The Royal Australasian College of Surgeons (RACS) welcomes the announcement by Ahpra and the Medical Board of Australia to conduct an external review of patient safety issues in the cosmetic surgery sector.
RACS President, Dr Sally Langley, said that Australians rightly expect all surgical procedures to be performed to the highest possible standards and meet nationally established surgical standards.
“We call on the enquiry to focus on the transparency of training. Any surgery entails risk, and it is critical that the enquiry establishes clear guidelines into the training required to conduct surgery. The practices of some health practitioners have caused significant harm to patients.
“We also welcome the Health Ministers’ commitment to national consultation on changing the national law to protect the title of ‘surgeon’. We have been advocating for a long time that only those registered in specialties that undergo Australian Medical Council (AMC) accredited training program, which includes a significant surgical component, should be allowed to use ‘surgeon’ in their titles,” Dr Langley added.
“The enquiry should also lead to the revision of current arrangements so that only certain medical practitioners are able to use ‘surgeon’ in their titles. We believe that only those registered in specialties for which the relevant AMC accredited training program includes a significant surgical component should be able to use ‘surgeon’ in their titles. This is in the best interests of patients who expect that the doctor treating them is an AMC accredited surgeon. For far too long we’ve had a system that allows anyone with a medical degree to call themselves a surgeon. It is time to close the loopholes that bring harm to patients,” said Dr Langley.
In Australia, the AMC accredited training for cosmetic or aesthetic surgery is conducted by RACS and is an integral part of the Plastic and Reconstructive surgical and education training program delivered by the Australian Society of Plastic Surgeons. Facial cosmetic surgical procedures are also a component of surgical training in Ear, Nose and Throat Surgery (Otolaryngology Head & Neck Surgery (OHNS)).
“Entry into these highly competitive programs is undertaken by medical graduates and is subject to ongoing assessment and review by the AMC. After successful completion of the program graduates are entitled to call themselves specialist plastic surgeons or specialist ear, nose and throat surgeons and become Fellows of the RACS (FRACS).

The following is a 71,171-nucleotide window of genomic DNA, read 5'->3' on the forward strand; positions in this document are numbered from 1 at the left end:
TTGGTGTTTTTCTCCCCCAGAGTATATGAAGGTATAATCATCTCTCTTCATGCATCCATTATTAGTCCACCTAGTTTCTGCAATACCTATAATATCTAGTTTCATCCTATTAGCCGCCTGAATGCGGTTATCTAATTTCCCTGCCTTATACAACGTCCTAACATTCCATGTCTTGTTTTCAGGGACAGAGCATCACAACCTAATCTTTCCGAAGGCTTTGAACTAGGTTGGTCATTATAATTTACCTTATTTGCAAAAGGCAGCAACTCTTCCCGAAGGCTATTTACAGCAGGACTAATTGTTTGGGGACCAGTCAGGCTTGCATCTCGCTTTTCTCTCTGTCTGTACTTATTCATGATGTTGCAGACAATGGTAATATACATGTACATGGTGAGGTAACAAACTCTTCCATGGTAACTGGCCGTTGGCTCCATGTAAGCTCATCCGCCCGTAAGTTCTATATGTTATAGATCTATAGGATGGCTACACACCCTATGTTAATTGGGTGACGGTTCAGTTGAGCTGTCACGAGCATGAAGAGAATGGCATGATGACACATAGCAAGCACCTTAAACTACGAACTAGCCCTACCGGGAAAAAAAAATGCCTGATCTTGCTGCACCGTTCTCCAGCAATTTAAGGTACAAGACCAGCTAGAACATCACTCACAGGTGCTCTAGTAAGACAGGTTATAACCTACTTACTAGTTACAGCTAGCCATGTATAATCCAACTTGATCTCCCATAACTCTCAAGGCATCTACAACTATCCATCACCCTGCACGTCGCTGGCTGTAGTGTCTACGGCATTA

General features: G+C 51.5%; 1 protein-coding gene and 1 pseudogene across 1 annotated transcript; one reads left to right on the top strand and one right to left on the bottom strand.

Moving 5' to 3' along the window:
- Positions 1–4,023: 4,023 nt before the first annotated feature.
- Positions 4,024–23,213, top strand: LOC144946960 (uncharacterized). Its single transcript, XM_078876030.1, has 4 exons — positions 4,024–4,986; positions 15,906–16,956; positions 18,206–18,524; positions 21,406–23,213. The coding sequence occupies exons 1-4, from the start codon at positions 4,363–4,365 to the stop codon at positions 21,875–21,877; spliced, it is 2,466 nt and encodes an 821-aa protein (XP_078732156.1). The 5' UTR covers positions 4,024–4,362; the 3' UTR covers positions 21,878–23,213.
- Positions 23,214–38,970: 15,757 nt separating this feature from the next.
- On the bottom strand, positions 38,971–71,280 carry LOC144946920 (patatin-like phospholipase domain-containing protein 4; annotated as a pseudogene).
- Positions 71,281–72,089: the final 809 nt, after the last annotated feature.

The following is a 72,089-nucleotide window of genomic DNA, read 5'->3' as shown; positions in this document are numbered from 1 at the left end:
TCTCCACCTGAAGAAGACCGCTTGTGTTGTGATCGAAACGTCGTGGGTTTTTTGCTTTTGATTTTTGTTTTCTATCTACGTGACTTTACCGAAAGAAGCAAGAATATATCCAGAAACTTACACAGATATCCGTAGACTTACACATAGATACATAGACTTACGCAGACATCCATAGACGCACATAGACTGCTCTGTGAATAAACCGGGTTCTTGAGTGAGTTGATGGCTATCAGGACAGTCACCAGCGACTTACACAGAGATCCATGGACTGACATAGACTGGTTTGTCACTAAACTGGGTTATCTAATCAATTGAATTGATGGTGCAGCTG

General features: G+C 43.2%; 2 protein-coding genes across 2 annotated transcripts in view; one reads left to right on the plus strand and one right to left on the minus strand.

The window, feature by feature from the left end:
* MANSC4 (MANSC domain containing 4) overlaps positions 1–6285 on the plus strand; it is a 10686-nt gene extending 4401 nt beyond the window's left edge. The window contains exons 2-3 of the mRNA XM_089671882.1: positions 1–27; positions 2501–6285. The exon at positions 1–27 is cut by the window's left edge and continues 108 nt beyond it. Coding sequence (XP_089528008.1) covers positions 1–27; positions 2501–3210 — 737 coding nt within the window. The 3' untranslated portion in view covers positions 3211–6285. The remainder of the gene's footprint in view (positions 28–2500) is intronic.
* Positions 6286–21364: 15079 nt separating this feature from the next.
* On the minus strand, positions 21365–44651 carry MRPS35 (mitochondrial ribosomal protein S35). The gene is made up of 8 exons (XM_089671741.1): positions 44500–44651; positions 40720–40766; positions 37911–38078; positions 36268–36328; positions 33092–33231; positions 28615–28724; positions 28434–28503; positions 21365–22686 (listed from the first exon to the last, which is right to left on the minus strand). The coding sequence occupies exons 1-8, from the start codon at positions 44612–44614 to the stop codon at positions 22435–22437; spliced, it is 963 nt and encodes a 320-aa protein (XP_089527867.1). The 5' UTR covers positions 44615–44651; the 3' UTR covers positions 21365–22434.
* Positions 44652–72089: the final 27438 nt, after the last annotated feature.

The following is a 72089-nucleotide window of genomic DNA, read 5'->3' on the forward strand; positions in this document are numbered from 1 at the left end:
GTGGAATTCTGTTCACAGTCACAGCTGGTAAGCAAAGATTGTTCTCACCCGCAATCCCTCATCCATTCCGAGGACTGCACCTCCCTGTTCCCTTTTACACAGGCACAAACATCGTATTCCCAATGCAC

“A primary medical degree and the five to six years’ training in a specialty which includes a significant surgical component provides the physiological, ethical, psychological, pharmacological and medical expertise to safely diagnose, treat and manage surgical patients. This includes knowing the medical conditions that preclude surgery, awareness of associated conditions that will influence surgical management choices, managing appropriate referrals for complex care and performing all aspects of postoperative care, including correcting complications.
Specialist surgeons are also trained in all 10 RACS competencies, not just technical surgical skills and medical skills but also communication, collaboration and teamwork, judgement and decision-making, and professionalism, amongst others,” said Professor Mark Ashton, a RACS Councillor and former president of the Australian Society of Plastic Surgeons.
The AMC accredited training programs cover various specialties that perform cosmetic surgical procedures. These include RACS surgery subspecialties such as Plastic and Reconstructive surgery; Otolaryngology Head and Neck surgery; General Surgery and Urology, as well as non-RACS specialties that include Ophthalmology and Obstetrics and Gynaecology. All these specialties require five to six years training at a minimum, on top of a primary medical degree.